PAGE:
Lines are drawn on political cartooning

Times Staff Writer

Draw your own conclusion about political cartoons. Neighbors Bob Scheibel and Daryl Cagle certainly have.

Scheibel contends that editorial cartoonists no longer have the free hand -- or the public clout -- that they enjoyed for more than 200 free-wheeling years.

Cagle counters that today’s political cartoonists are doing the most significant work in the history of their barbed pen-and-ink profession.

They are experts in the field of editorial cartooning, and although they’ve never met, they live within sight of each other in Woodland Hills.


That’s where Scheibel, an educator who has studied three centuries of political cartooning, has amassed thousands of cartoon books and original artwork and is preparing to donate his collection to Cal State Northridge.

It’s also where Cagle, a widely published editorial cartoonist, operates a syndication service and a website that showcases the work of cartoonists from around the world.

In Scheibel’s view, today’s political cartoons are too wishy-washy or wordy. He says newspaper staff cutbacks and a lack of editorial backbone are to blame.

“I think the newspapers have taken a conservative swing -- certainly to the middle of the road,” said Scheibel, 82. “You get very weak cartoons that tell you what you already know. They don’t give you a whack. I think newspapers are playing it cowardly. They don’t want the impact that will offend anybody.”

Scheibel, a retired Pierce College journalism instructor, honed his interest in editorial cartooning at the former Los Angeles State College in the early 1950s. As he studied English literature, he was surprised at how drawings by satirist William Hogarth often drove home the point better than words could.

“The late 1700s and early 1800s were the first of two golden ages of cartooning. The authorities under King George III were very fierce about libel and treason and pounced on what was written. But for some reason they didn’t see drawings as a threat,” Scheibel said.

The political cartoon’s second great era occurred between 1930 and 1970, he said. That’s when American editorial cartoonists took aim at everything from the Great Depression and World War II to the Cold War, rapidly changing social mores and the war in Vietnam.

“All of a sudden it blossomed again. Cartoonists could be nasty,” Scheibel said.


These days, he said, many cartoonists settle for panels that joke, not provoke.

But he thinks the time could be right for another resurgence of hard-hitting, politically biting editorial drawing. “As home foreclosures grow and gas prices continue to go up, people will be getting angry,” Scheibel said.

At his home down the hill from Scheibel, cartoonist Cagle begs to differ.

“Too conservative? Certainly most cartoonists are politically liberal. That’s because only the large papers hire cartoonists anymore, and they tend to be urban, liberal newspapers,” said Cagle, 51.


He also disputes the notion that cartoonists are in a slump that can be snapped only by a new golden era.

“As a profession, the work has just gotten better and better as time has gone on. Cartoonists have the widest style and statement of point of view ever. The problem is not the artwork. It’s the marketplace. Cartoonists struggle; a lot do it out of love,” he said.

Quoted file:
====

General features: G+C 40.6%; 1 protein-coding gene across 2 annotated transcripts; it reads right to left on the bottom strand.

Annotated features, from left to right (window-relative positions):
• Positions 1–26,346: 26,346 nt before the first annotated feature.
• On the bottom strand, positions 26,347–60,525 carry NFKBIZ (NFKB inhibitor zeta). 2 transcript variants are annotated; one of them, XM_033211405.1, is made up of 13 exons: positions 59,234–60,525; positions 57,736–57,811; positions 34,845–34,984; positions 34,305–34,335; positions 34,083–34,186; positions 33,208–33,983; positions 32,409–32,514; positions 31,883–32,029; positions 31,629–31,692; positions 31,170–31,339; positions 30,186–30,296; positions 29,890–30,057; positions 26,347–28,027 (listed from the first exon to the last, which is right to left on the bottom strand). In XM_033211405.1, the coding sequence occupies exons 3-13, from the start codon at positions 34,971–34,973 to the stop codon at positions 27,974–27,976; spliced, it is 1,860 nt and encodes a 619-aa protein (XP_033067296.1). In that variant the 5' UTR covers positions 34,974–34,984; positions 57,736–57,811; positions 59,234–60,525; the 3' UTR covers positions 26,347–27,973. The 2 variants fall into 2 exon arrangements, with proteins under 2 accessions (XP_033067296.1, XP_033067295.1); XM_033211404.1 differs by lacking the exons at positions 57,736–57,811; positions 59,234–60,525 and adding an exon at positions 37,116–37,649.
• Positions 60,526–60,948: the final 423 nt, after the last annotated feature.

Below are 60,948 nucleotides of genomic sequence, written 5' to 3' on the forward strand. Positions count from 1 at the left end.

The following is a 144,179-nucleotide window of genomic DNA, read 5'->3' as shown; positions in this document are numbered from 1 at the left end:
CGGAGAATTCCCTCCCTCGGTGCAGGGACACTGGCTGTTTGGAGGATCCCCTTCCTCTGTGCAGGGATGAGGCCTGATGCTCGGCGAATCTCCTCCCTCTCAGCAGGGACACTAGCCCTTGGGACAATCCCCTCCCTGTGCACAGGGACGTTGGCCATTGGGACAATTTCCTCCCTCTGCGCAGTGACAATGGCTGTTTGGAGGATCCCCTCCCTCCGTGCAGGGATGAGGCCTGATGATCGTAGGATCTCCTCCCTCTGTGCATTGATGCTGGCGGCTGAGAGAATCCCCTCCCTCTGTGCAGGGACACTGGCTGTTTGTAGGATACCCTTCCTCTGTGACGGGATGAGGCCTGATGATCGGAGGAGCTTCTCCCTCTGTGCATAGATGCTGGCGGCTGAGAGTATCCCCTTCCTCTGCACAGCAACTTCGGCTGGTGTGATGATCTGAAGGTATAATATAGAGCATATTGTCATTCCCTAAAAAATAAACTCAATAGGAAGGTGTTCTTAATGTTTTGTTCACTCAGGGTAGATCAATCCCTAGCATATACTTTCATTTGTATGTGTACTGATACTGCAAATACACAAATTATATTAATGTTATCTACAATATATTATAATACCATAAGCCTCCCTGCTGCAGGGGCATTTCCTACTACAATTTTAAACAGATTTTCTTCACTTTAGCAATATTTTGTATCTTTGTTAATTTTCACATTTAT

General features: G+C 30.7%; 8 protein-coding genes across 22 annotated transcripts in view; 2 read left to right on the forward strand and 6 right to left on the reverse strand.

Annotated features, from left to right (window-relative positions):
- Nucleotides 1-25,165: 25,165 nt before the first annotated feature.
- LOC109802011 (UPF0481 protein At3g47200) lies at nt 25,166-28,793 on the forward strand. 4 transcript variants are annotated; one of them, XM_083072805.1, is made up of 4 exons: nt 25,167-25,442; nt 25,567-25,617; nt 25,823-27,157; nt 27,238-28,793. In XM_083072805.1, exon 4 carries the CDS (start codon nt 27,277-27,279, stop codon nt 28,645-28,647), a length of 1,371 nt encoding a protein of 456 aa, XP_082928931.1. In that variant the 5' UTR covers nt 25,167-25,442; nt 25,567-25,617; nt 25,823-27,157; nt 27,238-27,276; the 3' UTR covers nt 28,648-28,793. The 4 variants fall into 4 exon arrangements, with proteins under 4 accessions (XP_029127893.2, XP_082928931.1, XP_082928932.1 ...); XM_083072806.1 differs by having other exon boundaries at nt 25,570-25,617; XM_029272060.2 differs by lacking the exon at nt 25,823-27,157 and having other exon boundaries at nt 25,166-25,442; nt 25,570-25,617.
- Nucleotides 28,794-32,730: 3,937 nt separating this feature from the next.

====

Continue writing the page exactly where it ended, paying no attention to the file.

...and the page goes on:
Many cartoonists represented in Cagle’s 175-artist Professional Cartoonist Index ( are unaffiliated with a newspaper. Others sell their work on a freelance basis to print publications. Cagle, who draws a daily cartoon for, also syndicates the work of 70 cartoonists.

He said many large newspapers are opting not to replace their staff cartoonists when they die, are laid off or leave voluntarily. Among them is the Los Angeles Times, which did not replace op-ed page cartoonist Michael Ramirez when his contract was not renewed. This year Ramirez won a Pulitzer Prize for editorial cartooning for work that appeared in Investors Business Daily.


Nick Goldberg, op-ed page editor for The Times, said the cartoonist position was not filled for budgetary reasons and because the newspaper wanted to use more illustrations with opinion articles.

As for Scheibel, he continues to hope for a cartoon resurgence.

In his home office he pulls up Cagle’s cartoonist index on his computer and scrolls through the day’s offerings. He is asked to offer a quick critique of them.

“Too much writing. Way too wordy,” he says of one. “That’s what everybody’s saying, but it’s well-drawn,” he says of another. “That’s confusing,” he says of a third.


But he had praise for others.

“Oh, my! That guy’s terrific. He lets the drawing tell the story without words,” he says of a series of intricately drawn cartoons by John Sherffius for the Daily Camera in Boulder, Colo.

Sherffius is a freelancer for the Daily Camera. He was the St. Louis Post-Dispatch’s staff editorial cartoonist until he resigned “because the editors had a different vision of the role of an editorial cartoonist than I did,” as he put it.

Scheibel and his wife, Barbara, have begun turning over the 200 framed drawings and more than 2,300 books to Cal State Northridge.


Tony Gardner, curator of special collections at the university, said some of the prints have been displayed, and English and art department faculty members have already expressed interest in the books.

And are the economy and the oil shortage about to deliver another golden age to those whose livelihoods revolve around Rapidograph pens and sketch pads?

Consumers might want to draw the line at that.